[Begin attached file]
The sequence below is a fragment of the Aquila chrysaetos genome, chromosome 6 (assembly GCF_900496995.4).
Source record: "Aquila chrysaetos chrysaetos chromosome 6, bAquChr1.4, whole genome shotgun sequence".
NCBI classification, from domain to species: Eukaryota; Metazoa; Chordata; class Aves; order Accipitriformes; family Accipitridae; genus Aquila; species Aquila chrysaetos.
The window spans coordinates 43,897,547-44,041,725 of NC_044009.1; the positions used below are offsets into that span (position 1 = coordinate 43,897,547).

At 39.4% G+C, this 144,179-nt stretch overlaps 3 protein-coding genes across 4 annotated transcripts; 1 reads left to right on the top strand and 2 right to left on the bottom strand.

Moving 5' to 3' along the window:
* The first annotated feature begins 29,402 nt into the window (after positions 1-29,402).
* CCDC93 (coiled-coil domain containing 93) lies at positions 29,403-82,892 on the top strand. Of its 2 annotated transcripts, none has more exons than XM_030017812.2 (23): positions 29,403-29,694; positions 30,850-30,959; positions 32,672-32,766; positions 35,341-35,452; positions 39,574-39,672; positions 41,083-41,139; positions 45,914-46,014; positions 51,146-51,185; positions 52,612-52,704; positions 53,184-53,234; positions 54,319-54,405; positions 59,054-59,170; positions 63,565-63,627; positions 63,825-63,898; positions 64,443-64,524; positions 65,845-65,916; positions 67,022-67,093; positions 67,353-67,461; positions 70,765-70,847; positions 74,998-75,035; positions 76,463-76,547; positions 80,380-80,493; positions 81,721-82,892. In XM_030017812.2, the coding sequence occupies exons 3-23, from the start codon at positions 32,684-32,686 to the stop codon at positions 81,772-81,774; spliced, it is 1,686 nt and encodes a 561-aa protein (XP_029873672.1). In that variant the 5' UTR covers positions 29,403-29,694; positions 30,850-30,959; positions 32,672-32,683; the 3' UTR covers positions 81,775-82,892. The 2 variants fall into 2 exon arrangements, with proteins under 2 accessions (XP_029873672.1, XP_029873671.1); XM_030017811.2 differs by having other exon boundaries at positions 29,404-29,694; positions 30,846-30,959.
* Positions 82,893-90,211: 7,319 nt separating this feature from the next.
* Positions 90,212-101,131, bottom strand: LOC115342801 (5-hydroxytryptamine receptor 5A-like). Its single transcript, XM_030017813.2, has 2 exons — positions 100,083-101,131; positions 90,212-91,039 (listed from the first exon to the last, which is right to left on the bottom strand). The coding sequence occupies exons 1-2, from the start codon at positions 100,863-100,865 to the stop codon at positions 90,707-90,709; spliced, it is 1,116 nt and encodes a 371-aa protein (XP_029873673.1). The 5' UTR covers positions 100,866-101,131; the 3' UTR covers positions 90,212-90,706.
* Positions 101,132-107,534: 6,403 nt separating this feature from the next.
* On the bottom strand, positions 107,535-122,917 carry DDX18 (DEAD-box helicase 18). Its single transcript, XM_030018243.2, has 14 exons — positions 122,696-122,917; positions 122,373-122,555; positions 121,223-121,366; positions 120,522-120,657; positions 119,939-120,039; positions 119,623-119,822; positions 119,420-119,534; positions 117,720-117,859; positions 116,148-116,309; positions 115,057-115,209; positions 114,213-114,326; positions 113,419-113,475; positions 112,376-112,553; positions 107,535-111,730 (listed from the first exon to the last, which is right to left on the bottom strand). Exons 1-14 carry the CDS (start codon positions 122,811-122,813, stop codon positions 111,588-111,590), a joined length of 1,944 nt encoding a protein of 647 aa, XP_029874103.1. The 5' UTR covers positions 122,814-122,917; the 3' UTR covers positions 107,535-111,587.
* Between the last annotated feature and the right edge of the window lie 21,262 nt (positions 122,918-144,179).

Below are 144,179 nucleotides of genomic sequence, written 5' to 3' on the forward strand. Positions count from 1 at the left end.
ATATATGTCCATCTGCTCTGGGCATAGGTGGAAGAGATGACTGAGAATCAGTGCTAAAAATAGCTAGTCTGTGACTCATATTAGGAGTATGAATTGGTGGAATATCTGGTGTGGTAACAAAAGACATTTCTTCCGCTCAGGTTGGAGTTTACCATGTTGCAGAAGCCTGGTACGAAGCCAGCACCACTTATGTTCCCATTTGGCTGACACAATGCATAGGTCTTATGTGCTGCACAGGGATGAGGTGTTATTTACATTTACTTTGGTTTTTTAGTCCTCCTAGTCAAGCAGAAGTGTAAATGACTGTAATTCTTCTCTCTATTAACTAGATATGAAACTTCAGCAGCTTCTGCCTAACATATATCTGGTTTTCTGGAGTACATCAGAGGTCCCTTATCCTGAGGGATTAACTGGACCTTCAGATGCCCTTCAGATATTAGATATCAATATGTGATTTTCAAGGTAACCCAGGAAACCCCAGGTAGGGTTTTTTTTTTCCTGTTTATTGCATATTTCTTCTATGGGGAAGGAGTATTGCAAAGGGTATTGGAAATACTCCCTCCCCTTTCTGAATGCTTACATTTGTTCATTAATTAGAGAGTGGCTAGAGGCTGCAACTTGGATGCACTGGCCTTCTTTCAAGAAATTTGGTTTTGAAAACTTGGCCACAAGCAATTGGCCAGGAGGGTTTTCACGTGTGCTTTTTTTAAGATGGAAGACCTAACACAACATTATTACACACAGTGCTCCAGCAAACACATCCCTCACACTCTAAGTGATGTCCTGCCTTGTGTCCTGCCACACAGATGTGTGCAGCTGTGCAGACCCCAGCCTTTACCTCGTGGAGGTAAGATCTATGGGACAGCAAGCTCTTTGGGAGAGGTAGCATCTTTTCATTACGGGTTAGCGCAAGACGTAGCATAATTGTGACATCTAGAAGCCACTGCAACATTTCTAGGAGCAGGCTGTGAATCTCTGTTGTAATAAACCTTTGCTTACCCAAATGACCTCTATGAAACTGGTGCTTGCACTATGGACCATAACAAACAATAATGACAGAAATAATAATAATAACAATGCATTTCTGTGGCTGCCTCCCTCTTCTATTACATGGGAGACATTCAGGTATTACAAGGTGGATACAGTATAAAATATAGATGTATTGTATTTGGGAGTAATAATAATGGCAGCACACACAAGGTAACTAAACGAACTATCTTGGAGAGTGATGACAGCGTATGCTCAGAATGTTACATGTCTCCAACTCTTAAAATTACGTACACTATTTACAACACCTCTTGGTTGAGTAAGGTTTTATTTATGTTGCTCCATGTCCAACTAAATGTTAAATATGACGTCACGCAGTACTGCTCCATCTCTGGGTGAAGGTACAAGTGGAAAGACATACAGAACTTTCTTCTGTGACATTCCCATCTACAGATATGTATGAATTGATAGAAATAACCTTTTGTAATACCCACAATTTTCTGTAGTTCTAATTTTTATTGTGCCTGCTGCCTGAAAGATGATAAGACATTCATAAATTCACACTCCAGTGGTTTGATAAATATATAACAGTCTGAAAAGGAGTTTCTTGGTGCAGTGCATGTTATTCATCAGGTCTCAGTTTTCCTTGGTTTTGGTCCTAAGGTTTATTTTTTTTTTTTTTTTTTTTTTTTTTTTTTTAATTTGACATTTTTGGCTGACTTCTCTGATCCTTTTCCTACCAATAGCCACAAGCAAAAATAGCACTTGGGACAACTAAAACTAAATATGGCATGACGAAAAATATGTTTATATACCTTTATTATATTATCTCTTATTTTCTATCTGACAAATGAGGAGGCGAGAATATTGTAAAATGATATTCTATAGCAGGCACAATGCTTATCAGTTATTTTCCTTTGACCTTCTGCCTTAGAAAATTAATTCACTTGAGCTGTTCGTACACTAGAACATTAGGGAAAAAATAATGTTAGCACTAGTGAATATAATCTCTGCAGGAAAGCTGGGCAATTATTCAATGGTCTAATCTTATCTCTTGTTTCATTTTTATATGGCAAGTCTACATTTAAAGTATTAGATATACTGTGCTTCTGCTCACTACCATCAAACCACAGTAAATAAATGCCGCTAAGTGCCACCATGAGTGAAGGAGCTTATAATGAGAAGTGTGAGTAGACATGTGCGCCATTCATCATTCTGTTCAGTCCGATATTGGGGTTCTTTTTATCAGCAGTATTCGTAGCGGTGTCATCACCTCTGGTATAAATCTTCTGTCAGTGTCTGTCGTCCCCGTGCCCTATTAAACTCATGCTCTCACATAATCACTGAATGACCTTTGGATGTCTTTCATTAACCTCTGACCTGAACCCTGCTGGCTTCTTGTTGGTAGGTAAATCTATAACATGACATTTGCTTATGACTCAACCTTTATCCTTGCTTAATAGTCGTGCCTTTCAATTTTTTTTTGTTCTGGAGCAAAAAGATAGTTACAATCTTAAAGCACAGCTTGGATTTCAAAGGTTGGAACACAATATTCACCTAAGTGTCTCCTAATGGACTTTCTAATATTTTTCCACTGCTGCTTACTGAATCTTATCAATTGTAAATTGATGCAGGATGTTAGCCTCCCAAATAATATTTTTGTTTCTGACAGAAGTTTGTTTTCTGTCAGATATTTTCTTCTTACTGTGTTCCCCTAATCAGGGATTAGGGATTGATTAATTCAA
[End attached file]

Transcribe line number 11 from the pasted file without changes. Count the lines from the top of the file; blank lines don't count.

* Positions 101,132-107,534: 6,403 nt separating this feature from the next.